The East Hampton Town Board will schedule a public hearing for early next month on proposed amendments to town code to reflect the changed status of the 4,000-foot stretch of Napeague ocean beach commonly known as Truck Beach.
After a legal challenge that started in 2009, homeowners associations were successful in having a New York State Supreme Court judge determine that the deeds to their properties extend to the mean high water mark of the ocean beach. Consequently, Justice Paul Baisley Jr. ruled last year, residents have no inherent right to drive and park vehicles there.
When Justice Baisley held the town and town trustees in contempt last month, levying a $239,000 fine and ordering them to pay the plaintiffs’ legal and associated fees, he also said that all town beach-driving permits issued since February 2021 must be revoked.
Revisions to the code pertaining to beaches “are really driven by the recent court orders and contempt charges the town received,” Supervisor Peter Van Scoyoc said on Tuesday. While the chapter pertaining to beaches “did not purport to authorize driving on private property, the law did not expressly prohibit driving on private property.” The changes to the code, he said, are intended to “make it very clear . . . that our beach driving permits do not authorize vehicles on privately-owned beaches, or private property, period.”
Nancy Marshall, an assistant town attorney, said that the changes will clarify that trustee-owned beaches are included, where applicable, throughout the code chapter. (The town and trustees jointly own and manage certain beaches.) Under the proposed changes to the section on applicability, the sentence “The provisions of this local law shall not apply to privately-owned properties” will be added.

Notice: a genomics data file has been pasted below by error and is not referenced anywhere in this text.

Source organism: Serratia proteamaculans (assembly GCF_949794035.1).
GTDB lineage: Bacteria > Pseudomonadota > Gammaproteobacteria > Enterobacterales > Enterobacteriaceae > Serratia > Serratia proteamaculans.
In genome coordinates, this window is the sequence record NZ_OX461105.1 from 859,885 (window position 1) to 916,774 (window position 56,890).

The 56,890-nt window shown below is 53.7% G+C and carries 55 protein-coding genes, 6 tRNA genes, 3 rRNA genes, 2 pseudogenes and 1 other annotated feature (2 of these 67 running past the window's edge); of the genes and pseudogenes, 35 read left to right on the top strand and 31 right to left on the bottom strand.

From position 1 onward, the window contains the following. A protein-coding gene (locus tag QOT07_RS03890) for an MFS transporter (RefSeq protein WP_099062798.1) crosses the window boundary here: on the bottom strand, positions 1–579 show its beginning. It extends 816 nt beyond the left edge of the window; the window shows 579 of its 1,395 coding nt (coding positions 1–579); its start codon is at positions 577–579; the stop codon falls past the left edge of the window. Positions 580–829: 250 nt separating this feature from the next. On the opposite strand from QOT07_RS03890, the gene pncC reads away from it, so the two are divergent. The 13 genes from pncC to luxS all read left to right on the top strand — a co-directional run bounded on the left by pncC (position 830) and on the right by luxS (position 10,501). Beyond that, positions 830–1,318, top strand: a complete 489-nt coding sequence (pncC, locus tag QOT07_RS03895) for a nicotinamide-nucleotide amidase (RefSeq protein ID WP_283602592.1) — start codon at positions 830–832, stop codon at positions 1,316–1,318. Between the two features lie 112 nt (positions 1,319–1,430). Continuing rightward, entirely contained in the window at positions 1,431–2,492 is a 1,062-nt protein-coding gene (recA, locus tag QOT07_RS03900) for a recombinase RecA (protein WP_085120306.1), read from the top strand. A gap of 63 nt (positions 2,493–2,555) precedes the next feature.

The definition of “beach” will be amended to add the wording “provided however, that such area is owned or controlled by the town and/or trustees. In no event shall the definition of beach as set forth herein be deemed to refer to any privately owned properties, regardless of whether the same otherwise meets the definition herein.”
A notice for the public hearing will be issued at today’s meeting of the town board. The hearing will happen on Aug. 4, Mr. Van Scoyoc said.
Because the town and trustees manage beaches under a joint agreement, the latter body would also have to pass a resolution authorizing the changes. Francis Bock, clerk of the trustees, said on Tuesday that the trustees will discuss the proposed changes at their meeting on Monday.
With respect to beach driving permits, Mr. Van Scoyoc said after the meeting that “We’ll be following the court’s ruling, which requires revocation and reissue. We’re adding explicit language, although any reasonable person can read the existing law, which clearly doesn't purport to allow driving on private property. We are changing it to explicitly make that clear.”
Town beaches are defined as all beaches within the town’s boundaries, exclusive of those located within the incorporated villages of East Hampton and Sag Harbor.
Trustee beaches are the ocean beaches from the westerly boundary of the town to the westerly boundary of Hither Hills State Park, in Montauk; the beaches adjacent to Wainscott Pond, Georgica Pond, Napeague Harbor, Gardiner’s Bay, Fresh Pond, Accabonac Creek and Harbor, Pussy’s Pond, Hog Creek, Three Mile Harbor, Duck Creek, Hand’s Creek, Alewife Brook, Northwest Harbor, Northwest Creek, Little Northwest Creek, and Sag Harbor.